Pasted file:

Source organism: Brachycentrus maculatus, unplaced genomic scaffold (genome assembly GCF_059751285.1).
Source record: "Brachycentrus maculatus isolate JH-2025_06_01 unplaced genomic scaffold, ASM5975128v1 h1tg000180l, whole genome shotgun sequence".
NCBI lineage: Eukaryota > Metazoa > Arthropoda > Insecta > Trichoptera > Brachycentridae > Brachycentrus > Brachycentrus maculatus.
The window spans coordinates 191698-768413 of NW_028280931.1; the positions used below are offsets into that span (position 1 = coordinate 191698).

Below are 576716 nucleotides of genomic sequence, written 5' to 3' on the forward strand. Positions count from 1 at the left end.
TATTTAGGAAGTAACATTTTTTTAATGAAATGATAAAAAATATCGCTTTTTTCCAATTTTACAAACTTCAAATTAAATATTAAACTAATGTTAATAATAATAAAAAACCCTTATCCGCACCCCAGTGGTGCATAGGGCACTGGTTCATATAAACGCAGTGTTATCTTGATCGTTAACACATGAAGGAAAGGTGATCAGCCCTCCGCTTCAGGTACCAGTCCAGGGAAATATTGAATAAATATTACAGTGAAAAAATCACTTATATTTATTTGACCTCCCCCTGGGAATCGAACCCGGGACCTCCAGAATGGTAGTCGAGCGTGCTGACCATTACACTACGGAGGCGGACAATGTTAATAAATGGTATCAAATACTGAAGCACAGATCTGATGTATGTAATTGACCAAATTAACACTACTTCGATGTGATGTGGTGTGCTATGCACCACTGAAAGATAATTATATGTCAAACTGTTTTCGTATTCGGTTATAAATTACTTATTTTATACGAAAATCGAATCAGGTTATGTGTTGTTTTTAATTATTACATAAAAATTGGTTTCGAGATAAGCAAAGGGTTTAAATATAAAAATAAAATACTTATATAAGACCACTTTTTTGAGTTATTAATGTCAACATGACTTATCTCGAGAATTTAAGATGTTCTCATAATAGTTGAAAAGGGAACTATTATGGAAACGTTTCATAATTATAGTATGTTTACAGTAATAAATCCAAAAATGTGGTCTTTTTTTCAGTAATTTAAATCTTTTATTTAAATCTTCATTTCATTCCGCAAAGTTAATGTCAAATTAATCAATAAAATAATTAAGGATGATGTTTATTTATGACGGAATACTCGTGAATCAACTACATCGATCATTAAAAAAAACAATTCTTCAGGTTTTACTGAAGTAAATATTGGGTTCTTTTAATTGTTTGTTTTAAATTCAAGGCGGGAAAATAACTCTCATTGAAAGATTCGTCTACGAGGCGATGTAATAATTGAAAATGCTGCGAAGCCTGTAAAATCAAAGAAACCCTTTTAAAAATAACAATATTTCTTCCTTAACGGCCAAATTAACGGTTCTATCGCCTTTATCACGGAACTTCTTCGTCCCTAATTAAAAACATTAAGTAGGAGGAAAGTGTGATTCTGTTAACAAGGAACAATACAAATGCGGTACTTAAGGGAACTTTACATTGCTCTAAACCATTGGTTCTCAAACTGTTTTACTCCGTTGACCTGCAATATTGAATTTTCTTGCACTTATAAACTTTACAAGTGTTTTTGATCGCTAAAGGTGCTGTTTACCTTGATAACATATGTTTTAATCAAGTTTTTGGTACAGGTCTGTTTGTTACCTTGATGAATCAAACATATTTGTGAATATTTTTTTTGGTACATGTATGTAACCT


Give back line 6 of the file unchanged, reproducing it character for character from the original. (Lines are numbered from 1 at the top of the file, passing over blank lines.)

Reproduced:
TATTTAGGAAGTAACATTTTTTTAATGAAATGATAAAAAATATCGCTTTTTTCCAATTTTACAAACTTCAAATTAAATATTAAACTAATGTTAATAATAATAAAAAACCCTTATCCGCACCCCAGTGGTGCATAGGGCACTGGTTCATATAAACGCAGTGTTATCTTGATCGTTAACACATGAAGGAAAGGTGATCAGCCCTCCGCTTCAGGTACCAGTCCAGGGAAATATTGAATAAATATTACAGTGAAAAAATCACTTATATTTATTTGACCTCCCCCTGGGAATCGAACCCGGGACCTCCAGAATGGTAGTCGAGCGTGCTGACCATTACACTACGGAGGCGGACAATGTTAATAAATGGTATCAAATACTGAAGCACAGATCTGATGTATGTAATTGACCAAATTAACACTACTTCGATGTGATGTGGTGTGCTATGCACCACTGAAAGATAATTATATGTCAAACTGTTTTCGTATTCGGTTATAAATTACTTATTTTATACGAAAATCGAATCAGGTTATGTGTTGTTTTTAATTATTACATAAAAATTGGTTTCGAGATAAGCAAAGGGTTTAAATATAAAAATAAAATACTTATATAAGACCACTTTTTTGAGTTATTAATGTCAACATGACTTATCTCGAGAATTTAAGATGTTCTCATAATAGTTGAAAAGGGAACTATTATGGAAACGTTTCATAATTATAGTATGTTTACAGTAATAAATCCAAAAATGTGGTCTTTTTTTCAGTAATTTAAATCTTTTATTTAAATCTTCATTTCATTCCGCAAAGTTAATGTCAAATTAATCAATAAAATAATTAAGGATGATGTTTATTTATGACGGAATACTCGTGAATCAACTACATCGATCATTAAAAAAAACAATTCTTCAGGTTTTACTGAAGTAAATATTGGGTTCTTTTAATTGTTTGTTTTAAATTCAAGGCGGGAAAATAACTCTCATTGAAAGATTCGTCTACGAGGCGATGTAATAATTGAAAATGCTGCGAAGCCTGTAAAATCAAAGAAACCCTTTTAAAAATAACAATATTTCTTCCTTAACGGCCAAATTAACGGTTCTATCGCCTTTATCACGGAACTTCTTCGTCCCTAATTAAAAACATTAAGTAGGAGGAAAGTGTGATTCTGTTAACAAGGAACAATACAAATGCGGTACTTAAGGGAACTTTACATTGCTCTAAACCATTGGTTCTCAAACTGTTTTACTCCGTTGACCTGCAATATTGAATTTTCTTGCACTTATAAACTTTACAAGTGTTTTTGATCGCTAAAGGTGCTGTTTACCTTGATAACATATGTTTTAATCAAGTTTTTGGTACAGGTCTGTTTGTTACCTTGATGAATCAAACATATTTGTGAATATTTTTTTTGGTACATGTATGTAACCT